Plant sap-feeding insects (Hemiptera) rely on bacterial symbionts for nutrition absent in their diets. These bacteria experience extreme genome reduction and require genetic resources from their hosts, particularly for basic cellular processes other than nutrition synthesis. The host-derived mechanisms that complete these processes have remained poorly understood. It is also unclear how hosts meet the distinct needs of multiple bacterial partners with differentially degraded genomes. To address these questions, we investigated the cell-specific gene-expression patterns in the symbiotic organs of the aster leafhopper (ALF), Macrosteles quadrilineatus (Cicadellidae). ALF harbors two intracellular symbionts that have two of the smallest known bacterial genomes: Nasuia (112 kb) and Sulcia (190 kb). Symbionts are segregated into distinct host cell types (bacteriocytes) and vary widely in their basic cellular capabilities. ALF differentially expresses thousands of genes between the bacteriocyte types to meet the functional needs of each symbiont, including the provisioning of metabolites and support of cellular processes. For example, the host highly expresses genes in the bacteriocytes that likely complement gene losses in nucleic acid synthesis, DNA repair mechanisms, transcription, and translation. Such genes are required to function in the bacterial cytosol. Many host genes comprising these support mechanisms are derived from the evolution of novel functional traits via horizontally transferred genes, reassigned mitochondrial support genes, and gene duplications with bacteriocyte-specific expression. Comparison across other hemipteran lineages reveals that hosts generally support the incomplete symbiont cellular processes, but the origins of these support mechanisms are generally specific to the host-symbiont system.Copyright © 2018 the Author(s). Published by PNAS.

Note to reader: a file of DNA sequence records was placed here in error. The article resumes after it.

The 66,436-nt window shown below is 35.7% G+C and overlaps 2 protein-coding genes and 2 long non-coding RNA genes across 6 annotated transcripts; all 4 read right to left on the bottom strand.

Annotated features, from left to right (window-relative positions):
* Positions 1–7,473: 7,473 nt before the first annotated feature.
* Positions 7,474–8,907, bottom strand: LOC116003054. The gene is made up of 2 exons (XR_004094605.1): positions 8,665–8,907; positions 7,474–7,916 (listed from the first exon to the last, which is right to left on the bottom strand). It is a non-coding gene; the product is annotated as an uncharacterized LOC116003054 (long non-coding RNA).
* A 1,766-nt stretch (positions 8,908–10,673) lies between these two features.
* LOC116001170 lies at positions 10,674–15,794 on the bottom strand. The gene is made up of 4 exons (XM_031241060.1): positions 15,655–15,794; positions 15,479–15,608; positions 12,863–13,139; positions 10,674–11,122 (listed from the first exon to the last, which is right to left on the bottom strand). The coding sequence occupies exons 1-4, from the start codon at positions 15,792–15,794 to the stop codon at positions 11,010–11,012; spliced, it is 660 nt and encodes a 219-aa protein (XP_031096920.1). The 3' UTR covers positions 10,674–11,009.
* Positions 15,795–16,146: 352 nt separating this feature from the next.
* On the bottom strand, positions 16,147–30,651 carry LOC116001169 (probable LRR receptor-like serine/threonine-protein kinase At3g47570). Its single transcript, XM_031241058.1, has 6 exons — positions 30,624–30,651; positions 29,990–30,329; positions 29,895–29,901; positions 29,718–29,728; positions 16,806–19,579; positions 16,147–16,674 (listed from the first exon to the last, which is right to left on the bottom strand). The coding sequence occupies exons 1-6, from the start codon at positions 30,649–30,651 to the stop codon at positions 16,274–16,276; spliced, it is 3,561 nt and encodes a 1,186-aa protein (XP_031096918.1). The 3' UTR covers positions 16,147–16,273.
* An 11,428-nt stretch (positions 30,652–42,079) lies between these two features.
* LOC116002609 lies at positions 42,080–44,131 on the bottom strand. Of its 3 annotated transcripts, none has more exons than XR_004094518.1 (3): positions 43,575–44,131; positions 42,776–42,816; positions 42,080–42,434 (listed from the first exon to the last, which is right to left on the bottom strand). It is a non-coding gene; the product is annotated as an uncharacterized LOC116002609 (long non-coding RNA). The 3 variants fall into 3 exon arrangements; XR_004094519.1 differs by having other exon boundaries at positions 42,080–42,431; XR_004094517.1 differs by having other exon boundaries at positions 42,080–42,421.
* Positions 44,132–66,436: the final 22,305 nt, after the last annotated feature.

Journal: Proceedings of the National Academy of Sciences of the United States of America